Place the mascarpone cheese, sour cream and vanilla into a small bowl. Use a wooden spoon to stir the mixture together until smooth and creamy.

Preheat the oven to 400°. Line a baking sheet with parchment paper. Whisk together the buttermilk and egg in a small bowl. Place the flour, baking powder, salt, baking soda and ½ cup sugar into the bowl of a food processor. Pulse once or twice to mix together. Take off the lid of the machine. Pinch the shortening into small pieces on top of the flour mixture. Return the top to the machine. Pulse until the flour turns into coarse crumbs and begins to climb up the side of the bowl. With the machine running, slowly pour in the buttermilk/eggs. The dough will clump together and begin to wrap around the blade.

Dump the dough onto your floured work surface. It will be soft and sticky! Dust the top of the dough with additional flour. Use your hands to pat the dough down to about ½-inch thickness. Use a 3-inch round biscuit cutter (or top of a glass) to cut 12 circles from the dough, reusing the scraps. Place the dough circles onto the baking sheet. Bake until the biscuits begin to rise and turn golden brown, about 12 to 15 minutes. Melt 3 tablespoons butter. Stir in 2 tablespoons of the reserved lemon-sugar into the melted butter. Remove the biscuits from the oven and brush with the sugared butter. Cool to room temperature.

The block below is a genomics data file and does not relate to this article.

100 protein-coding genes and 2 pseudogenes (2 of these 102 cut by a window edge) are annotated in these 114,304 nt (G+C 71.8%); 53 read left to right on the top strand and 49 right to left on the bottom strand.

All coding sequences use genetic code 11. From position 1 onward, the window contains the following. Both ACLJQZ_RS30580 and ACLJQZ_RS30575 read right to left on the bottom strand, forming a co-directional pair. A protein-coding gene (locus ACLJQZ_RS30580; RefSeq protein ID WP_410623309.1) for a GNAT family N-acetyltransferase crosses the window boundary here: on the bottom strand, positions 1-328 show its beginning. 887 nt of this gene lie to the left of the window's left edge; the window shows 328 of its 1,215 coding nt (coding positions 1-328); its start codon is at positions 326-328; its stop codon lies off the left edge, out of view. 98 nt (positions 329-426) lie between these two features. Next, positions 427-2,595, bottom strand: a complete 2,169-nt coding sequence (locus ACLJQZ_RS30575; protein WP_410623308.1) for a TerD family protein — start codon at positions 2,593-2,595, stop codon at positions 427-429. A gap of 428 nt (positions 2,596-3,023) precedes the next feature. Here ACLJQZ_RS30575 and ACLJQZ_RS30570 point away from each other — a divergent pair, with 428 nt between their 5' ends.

To assemble the parfaits, cut one biscuit in half. Break a biscuit half into pieces and place into the bottom of a glass (or container of your choice). Spoon some of the strawberries over the biscuit. Add a spoonful of mascarpone cream and a large spoonful of lemon curd. Repeat with the other half of the biscuit, strawberries, cream and curd. You can drizzle some of the sugared berry juice on the top. Place the remaining 6 biscuits into a resealable plastic bag. You can keep these in the fridge or freezer.

 

 

How to Turn These Guys into Perfect Scrambled Eggs

How to Turn These Guys into Perfect Scrambled Eggs

The egg is a perfect food, full of protein and loaded with nutrients. It contains zero sugars, no carbs, and they’re cheap! You can build an entire meal plan around an egg, a super food offering 6 to 8 grams of protein at only 70 calories per yummy oval.

To make perfect scrambled eggs…

Break two eggs into a bowl. Use a fork to break the yolks and stir together with the whites. Beaten eggs will be pale yellow (You don’t want to see any of the yolk or whites). Now, melt a tablespoon of butter in a skillet over low heat. When the butter is melted and foamy, pour in the eggs.

Use a wooden spoon or spatula to gently stir the eggs, creating small curds. This will take a while, about 3 to 5 minutes. You want soft, silky eggs. While you are stirring, you can season with salt and pepper.

If you like your scrambled eggs cooked more well done… just cook them longer! Now that you have perfect scrambled eggs, what can we do with them?